An advisory panel for the Centers for Disease Control and Prevention voted Wednesday to certify the use of Pfizer’s Covid-19 vaccine and BioNTech for 12 to 15 year olds to find a way for pediatricians to begin providing images across the United States by: soon It’s thursday
Recommendations by the Advisory Committee on Immunization Practices, 14-0 Reuse Approved, Two days after the Food and Drug Administration approved Pfizer and Bioenter requests. To allow fire to be fired by teenagers in an emergency. The certification is currently awaiting final approval by CDC Director Dr. Rochelle Valensky, which is expected to take place shortly.
During Wednesday̵7;s meeting, CDC officials said there were no serious adverse events associated with the Pfizer-BioNTech Among the more than 2,000 children in the company’s clinical trials, 91% of vaccine recipients experienced some type of side effects.
The most commonly reported side effects include pain at the injection site, joint and muscle weakness, headache, chills, and fever. Pfizer Scientist John Perez told the committee. With the exception of the pain at the injection site, many teens reported more side effects after the second dose than the first. Side effects usually resolve within one to two days, he said.
The CDC board endorsement comes ahead of the summer camp season and July 4, the day the Biden’s administration hopes to be a turning point in the nation’s fight against the virus. More than 3.3 million people die from COVID-19, with nearly 600,000 in the United States, according to data compiled by Johns Hopkins University.
After Wednesday’s vote, several members expressed excitement that their family members could have been vaccinated.Others noted that access to the images would help children return to normal after needing. Suffers a year of psychological and social challenges due to the epidemic
“My husband and I have been vaccinated. I am 16, have been vaccinated, and now I am 12 and 15 will line up,” said ACIP member Keipp Talbot.
The advice of the committee will “Help us close a difficult chapter for many children and families,” said Andy Slavitt, senior White House official on the country’s plans to deal with COVID-19, via Twitter.
Vaccination of children is seen as important in ending the epidemic. The country is unlikely to have herd immunity – when people in the community have enough antibodies to a specific disease – until the children are vaccinated, health officials and experts say.
Children make up about 20% of the total US population of 331 million, according to government data. Experts say between 70% and 85% of the population of the United States must be vaccinated against COVID in order to keep herd immunity, and some adults may refuse to receive such shots. Although many experts say herd immunity is becoming increasingly improbable with the spread of various species.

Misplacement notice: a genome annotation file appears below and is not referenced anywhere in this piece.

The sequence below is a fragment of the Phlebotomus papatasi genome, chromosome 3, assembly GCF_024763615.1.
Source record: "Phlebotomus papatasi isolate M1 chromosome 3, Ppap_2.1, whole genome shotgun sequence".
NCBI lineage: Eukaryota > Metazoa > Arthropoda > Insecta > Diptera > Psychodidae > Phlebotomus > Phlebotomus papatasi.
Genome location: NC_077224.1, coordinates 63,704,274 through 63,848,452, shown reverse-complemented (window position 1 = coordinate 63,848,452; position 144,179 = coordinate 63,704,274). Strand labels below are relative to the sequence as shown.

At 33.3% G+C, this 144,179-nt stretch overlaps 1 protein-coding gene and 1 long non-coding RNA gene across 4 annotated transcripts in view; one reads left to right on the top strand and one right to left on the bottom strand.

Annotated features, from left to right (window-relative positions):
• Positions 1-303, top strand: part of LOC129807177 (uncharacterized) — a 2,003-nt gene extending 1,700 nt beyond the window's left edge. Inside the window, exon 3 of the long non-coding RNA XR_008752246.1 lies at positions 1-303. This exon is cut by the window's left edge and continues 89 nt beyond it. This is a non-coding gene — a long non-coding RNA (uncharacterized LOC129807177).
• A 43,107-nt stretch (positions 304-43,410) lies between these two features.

As of Tuesday, more than 150 million Americans aged 18 and over received at least one dose, according to data compiled by the CDC.The CDC showed that about 115 million American adults were fully vaccinated, about 13% of adults said they. He’s definitely not going to get the vaccine, while 21% say they’ll “wait and see” or get it only when needed, according to the Kaiser Family Foundation.
CDC officials told the committee that research showed vaccination hesitancy among parents, with only 46% to 60% saying they wanted their children to be vaccinated. Reasons for not getting a picture include concerns about safety, time it takes to develop the vaccine and not having enough information, officials said.
On Monday, Dr. FDA Director Janet Woodcock reassured the parent that the US agency “Perform a rigorous and thorough review of all available information” before applying it to teenagers.
CDC official Dr Megan Wallace said Wednesday’s serious adverse events were 0.4% more common in the vaccine group than those given the placebo, compared with 0.2%, but none of these were caused by the shots. say
Perez said one of the adverse reactions associated with the vaccine is lymph node swelling. In clinical trials, nine patients were involved in the vaccine group, seven of which were involved in vaccination. Two cases were in the placebo group, he said. There were no cases of anaphylaxis according to the slides presented at the meeting. There were also no cases of Bell’s Palsy, a rare problem in some adult vaccine recipients or with blood clots, Perez said.
The vaccine was found to be 100% effective in clinical trials of children 12 to 15 years of age. No deaths were reported. More serious side effects were more common in the vaccine group, with approximately 11% reporting pain at the injection site that prevented daily activities, severe fever, headache or muscle pain.